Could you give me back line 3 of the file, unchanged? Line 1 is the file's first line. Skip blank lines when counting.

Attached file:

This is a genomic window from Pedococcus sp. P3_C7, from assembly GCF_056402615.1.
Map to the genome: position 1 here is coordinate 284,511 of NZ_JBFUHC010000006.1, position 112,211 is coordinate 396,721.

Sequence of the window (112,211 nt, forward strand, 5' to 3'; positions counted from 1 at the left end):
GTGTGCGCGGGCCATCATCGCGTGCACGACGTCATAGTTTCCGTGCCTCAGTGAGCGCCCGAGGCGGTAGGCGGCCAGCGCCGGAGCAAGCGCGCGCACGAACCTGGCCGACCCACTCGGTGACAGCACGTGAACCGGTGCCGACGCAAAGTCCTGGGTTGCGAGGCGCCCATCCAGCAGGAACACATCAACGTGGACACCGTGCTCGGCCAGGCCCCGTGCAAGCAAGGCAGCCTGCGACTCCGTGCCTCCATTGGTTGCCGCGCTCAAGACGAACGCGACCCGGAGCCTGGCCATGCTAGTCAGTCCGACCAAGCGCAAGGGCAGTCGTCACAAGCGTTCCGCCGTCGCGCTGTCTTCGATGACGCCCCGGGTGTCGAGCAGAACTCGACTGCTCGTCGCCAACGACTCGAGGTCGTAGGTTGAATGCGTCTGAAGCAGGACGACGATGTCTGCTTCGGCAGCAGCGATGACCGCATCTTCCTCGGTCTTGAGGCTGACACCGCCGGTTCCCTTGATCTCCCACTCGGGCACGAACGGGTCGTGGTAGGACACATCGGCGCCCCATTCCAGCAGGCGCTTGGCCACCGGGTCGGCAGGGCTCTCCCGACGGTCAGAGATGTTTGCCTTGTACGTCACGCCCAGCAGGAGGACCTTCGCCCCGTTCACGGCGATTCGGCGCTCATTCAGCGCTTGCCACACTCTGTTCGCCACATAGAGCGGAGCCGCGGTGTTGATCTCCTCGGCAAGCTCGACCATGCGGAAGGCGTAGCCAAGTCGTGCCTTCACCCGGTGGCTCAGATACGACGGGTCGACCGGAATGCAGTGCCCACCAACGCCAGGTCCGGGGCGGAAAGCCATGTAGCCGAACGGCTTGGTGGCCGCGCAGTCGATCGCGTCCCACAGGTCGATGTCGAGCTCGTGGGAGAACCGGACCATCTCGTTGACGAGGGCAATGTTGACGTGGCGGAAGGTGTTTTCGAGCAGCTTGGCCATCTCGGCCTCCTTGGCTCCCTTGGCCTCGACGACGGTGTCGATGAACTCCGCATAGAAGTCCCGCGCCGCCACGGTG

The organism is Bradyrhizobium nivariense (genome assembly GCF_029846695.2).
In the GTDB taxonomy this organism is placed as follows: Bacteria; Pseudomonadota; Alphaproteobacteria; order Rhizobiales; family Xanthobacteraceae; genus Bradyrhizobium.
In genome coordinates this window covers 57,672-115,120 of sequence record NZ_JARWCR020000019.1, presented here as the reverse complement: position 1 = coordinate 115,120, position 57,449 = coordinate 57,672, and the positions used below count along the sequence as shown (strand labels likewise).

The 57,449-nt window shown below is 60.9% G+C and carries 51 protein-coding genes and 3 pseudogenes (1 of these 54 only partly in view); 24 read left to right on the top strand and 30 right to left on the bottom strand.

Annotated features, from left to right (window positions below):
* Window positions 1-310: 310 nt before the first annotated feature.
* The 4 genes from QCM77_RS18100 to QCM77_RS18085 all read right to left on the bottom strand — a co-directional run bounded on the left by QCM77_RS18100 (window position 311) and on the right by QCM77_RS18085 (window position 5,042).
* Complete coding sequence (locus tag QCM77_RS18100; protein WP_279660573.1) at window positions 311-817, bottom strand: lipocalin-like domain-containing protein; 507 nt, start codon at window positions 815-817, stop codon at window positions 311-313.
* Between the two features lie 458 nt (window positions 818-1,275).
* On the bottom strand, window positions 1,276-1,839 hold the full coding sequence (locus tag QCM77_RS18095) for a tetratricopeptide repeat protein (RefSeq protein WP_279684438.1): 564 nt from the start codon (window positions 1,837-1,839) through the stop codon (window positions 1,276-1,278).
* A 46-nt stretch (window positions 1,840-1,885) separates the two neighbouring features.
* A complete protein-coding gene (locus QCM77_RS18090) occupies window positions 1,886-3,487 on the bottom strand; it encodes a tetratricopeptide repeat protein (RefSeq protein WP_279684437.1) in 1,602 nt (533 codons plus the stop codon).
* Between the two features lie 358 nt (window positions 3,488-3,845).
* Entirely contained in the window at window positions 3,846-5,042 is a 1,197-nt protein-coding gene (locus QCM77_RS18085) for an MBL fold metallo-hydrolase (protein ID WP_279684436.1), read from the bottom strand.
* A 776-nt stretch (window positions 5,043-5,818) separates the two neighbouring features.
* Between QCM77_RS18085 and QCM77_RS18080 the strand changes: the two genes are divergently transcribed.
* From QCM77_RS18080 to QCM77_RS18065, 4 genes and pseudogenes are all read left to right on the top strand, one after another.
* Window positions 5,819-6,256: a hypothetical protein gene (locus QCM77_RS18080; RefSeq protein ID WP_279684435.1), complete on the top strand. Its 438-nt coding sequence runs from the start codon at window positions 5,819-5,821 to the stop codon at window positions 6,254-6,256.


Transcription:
Sequence of the window (112,211 nt, forward strand, 5' to 3'; positions counted from 1 at the left end):